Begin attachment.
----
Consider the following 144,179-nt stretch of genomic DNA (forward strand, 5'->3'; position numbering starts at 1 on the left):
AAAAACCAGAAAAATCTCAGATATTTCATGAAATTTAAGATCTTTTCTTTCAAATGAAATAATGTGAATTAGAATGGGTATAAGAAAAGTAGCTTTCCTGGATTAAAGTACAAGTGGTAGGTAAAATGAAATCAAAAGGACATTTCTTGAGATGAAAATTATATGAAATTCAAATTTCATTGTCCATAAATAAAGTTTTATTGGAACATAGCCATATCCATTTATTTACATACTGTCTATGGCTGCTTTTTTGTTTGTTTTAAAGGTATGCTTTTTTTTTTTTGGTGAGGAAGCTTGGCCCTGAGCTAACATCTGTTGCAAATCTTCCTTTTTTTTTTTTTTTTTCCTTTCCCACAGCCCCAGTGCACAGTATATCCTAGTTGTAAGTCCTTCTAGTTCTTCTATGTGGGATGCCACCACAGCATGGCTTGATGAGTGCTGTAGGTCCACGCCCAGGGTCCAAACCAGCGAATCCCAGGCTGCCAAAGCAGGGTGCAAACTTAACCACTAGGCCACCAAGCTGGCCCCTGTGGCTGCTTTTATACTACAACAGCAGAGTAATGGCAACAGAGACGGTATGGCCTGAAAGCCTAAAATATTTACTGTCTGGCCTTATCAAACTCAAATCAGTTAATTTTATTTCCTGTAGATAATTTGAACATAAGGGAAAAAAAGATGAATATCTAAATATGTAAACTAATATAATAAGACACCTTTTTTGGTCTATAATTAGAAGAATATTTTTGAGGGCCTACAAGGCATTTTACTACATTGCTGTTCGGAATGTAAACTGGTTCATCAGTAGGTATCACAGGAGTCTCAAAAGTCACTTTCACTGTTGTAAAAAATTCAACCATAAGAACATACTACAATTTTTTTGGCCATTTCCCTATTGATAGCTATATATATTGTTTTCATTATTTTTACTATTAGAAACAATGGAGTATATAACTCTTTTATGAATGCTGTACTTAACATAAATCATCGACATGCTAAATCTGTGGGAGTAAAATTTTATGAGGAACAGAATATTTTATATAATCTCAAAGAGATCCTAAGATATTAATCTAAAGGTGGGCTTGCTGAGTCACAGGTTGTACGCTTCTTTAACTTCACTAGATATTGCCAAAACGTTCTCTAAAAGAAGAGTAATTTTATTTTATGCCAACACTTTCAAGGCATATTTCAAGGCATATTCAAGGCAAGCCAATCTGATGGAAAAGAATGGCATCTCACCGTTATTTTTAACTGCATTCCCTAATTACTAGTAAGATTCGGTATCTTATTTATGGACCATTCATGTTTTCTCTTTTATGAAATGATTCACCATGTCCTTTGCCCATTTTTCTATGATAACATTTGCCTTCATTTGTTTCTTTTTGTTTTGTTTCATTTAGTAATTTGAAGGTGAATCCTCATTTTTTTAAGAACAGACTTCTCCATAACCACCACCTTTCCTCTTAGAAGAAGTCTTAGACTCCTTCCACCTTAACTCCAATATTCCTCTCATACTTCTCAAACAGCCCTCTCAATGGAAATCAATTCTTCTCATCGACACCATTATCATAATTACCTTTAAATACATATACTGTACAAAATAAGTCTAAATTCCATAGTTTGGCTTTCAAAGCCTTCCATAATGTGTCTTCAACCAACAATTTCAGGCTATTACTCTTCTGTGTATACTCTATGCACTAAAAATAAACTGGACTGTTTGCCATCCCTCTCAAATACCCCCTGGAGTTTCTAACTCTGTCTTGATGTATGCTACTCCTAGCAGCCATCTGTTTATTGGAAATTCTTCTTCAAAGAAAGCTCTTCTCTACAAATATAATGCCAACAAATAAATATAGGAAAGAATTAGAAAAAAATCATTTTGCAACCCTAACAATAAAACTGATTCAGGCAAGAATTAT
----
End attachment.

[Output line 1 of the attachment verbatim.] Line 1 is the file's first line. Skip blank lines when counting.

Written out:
Consider the following 144,179-nt stretch of genomic DNA (forward strand, 5'->3'; position numbering starts at 1 on the left):